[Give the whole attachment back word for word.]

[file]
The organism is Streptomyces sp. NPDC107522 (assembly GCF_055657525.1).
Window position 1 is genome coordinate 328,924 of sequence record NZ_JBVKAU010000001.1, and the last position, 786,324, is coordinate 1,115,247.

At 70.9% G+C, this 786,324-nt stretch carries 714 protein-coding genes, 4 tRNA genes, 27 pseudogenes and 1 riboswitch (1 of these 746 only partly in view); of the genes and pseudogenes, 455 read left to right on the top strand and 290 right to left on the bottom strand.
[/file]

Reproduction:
The organism is Streptomyces sp. NPDC107522 (assembly GCF_055657525.1).
Window position 1 is genome coordinate 328,924 of sequence record NZ_JBVKAU010000001.1, and the last position, 786,324, is coordinate 1,115,247.

At 70.9% G+C, this 786,324-nt stretch carries 714 protein-coding genes, 4 tRNA genes, 27 pseudogenes and 1 riboswitch (1 of these 746 only partly in view); of the genes and pseudogenes, 455 read left to right on the top strand and 290 right to left on the bottom strand.